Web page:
If I get around to it I´ll post any additional findings here.

Cheers,
Malte

mwellbro
Xpert

Hi all,

so in the end I did manage to get my AWS systems to talk ( "a win-ftp-server, an exa-4-node-cluster and a bunch of data walk into a VPC...." ), so here´s how the data flow spread accross connections & ports, for anyone interested:

mwellbro_0-1627057450709.png

The resulting skew as previously shown:

mwellbro_1-1627057523989.png

Won´t bring us any closer to solving the mysteries of how the data gets chosen for each stream but at 
least it offered me some closure 😉

Cheers,
Malte

Gallus
SQL-Fighter

Good Morning everybody

Many thanks for all your help. This helps definitely. As we have 17 nodes I am going to check with the recipient whether it would also be possible to deliver 17 files or whether they can deal with different file sizes. I assume they can deal with it, the reason to splizt the data into multiple files is that they can better spread the load over a longer period of time.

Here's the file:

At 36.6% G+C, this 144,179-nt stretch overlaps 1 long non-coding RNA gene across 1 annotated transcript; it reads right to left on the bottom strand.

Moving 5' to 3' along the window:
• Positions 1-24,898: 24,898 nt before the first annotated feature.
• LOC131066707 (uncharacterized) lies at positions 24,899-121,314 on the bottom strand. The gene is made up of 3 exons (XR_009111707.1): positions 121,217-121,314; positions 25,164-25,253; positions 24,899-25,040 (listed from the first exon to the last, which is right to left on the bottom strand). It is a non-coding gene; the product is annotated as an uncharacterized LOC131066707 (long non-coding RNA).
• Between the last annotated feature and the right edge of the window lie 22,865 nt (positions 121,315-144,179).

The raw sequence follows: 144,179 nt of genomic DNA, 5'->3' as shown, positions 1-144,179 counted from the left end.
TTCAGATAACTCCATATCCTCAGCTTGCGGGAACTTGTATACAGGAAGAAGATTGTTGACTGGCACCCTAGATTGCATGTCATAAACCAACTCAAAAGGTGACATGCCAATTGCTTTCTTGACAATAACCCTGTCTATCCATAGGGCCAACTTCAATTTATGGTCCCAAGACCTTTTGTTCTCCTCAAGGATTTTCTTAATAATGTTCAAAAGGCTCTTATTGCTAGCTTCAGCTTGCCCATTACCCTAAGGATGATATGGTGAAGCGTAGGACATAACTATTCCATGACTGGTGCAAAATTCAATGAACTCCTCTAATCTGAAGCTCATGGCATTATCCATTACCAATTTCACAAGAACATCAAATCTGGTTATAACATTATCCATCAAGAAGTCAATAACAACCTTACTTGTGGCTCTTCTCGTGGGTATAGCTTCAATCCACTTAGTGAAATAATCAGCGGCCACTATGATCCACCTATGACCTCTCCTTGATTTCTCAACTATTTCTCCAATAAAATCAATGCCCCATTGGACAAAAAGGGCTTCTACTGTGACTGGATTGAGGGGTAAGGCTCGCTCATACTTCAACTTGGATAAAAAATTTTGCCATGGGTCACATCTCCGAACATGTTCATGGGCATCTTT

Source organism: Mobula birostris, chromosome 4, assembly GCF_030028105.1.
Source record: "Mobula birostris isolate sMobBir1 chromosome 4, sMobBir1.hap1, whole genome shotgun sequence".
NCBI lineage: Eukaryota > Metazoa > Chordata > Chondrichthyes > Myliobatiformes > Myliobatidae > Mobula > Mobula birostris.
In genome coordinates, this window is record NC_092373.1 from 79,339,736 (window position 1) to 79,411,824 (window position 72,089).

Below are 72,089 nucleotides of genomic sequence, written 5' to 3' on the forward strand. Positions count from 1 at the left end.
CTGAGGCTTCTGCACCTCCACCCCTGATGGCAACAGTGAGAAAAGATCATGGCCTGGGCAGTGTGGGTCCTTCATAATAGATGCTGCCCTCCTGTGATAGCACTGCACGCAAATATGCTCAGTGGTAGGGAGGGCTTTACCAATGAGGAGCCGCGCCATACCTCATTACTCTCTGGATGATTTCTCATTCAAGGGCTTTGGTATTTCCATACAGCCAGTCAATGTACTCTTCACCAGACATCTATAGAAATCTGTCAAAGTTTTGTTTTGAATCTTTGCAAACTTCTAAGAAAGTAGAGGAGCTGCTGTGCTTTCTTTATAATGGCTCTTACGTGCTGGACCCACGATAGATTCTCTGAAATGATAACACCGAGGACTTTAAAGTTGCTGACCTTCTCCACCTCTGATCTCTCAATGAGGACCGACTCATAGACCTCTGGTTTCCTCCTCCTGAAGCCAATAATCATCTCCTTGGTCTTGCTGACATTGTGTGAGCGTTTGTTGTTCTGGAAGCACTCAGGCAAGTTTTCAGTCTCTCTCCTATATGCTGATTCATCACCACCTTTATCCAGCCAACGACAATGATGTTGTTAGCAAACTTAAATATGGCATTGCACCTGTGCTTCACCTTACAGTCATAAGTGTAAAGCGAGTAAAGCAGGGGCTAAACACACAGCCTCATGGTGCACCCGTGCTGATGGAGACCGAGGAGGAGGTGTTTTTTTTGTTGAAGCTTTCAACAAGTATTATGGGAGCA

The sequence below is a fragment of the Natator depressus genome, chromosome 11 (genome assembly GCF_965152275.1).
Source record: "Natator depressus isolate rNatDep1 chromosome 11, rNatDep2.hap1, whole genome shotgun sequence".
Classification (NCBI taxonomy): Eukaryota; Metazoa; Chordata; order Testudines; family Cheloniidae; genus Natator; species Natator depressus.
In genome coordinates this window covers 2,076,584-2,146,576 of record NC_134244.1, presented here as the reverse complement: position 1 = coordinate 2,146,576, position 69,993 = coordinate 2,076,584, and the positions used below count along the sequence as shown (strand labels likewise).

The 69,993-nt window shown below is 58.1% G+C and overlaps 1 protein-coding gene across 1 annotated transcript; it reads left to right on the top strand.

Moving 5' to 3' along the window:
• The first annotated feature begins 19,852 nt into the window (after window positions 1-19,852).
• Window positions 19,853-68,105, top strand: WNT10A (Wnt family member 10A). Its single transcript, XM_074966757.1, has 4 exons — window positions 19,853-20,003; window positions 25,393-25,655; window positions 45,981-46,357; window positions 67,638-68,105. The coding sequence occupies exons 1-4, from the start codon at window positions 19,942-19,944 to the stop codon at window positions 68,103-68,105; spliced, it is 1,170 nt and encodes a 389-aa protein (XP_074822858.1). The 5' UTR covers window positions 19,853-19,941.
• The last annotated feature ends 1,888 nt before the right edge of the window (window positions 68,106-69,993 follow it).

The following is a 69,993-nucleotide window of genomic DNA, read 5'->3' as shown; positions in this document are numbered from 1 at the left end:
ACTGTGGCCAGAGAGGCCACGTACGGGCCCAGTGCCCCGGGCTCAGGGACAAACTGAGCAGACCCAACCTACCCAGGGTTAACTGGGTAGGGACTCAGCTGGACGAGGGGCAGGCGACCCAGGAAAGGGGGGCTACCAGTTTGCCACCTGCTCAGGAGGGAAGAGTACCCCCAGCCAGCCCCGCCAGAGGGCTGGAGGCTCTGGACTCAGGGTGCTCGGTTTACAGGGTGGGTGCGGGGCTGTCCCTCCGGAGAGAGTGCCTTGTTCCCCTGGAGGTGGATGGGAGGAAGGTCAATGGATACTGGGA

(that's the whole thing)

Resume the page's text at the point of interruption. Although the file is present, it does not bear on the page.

Kind Regars

Gallus

exa-Kristof
Team Exasol
Team Exasol

Hi @Gallus , of course this a rather technical way to influence things (and admittedly not easy to explain to a department).

But feel free to add an idea if you think that it would help you.

And thank you Malte for your tireless efforts to solve riddles - I guess it's a mixture of your two presumptions why there are not more details on this topic. 😉

exa-Chris
Community Manager
Community Manager

Thanks Malte for watching an helping so much. I will get more pressing internally now 🙂 Happy dry (and not burning) weekend to all

Connecting Customers, Partners, Prospects and Exasolians is my passion. Apart from that I cycle, listen to music, and try to understand what all those technical discussions really mean...

mwellbro
Xpert

Hi @Gallus ,

I think one of the deciding factors in this case is the file-to-nodes ratio - taking up @littlekoi ´s input regarding volume I spun up a 4 node cluster with the following setup: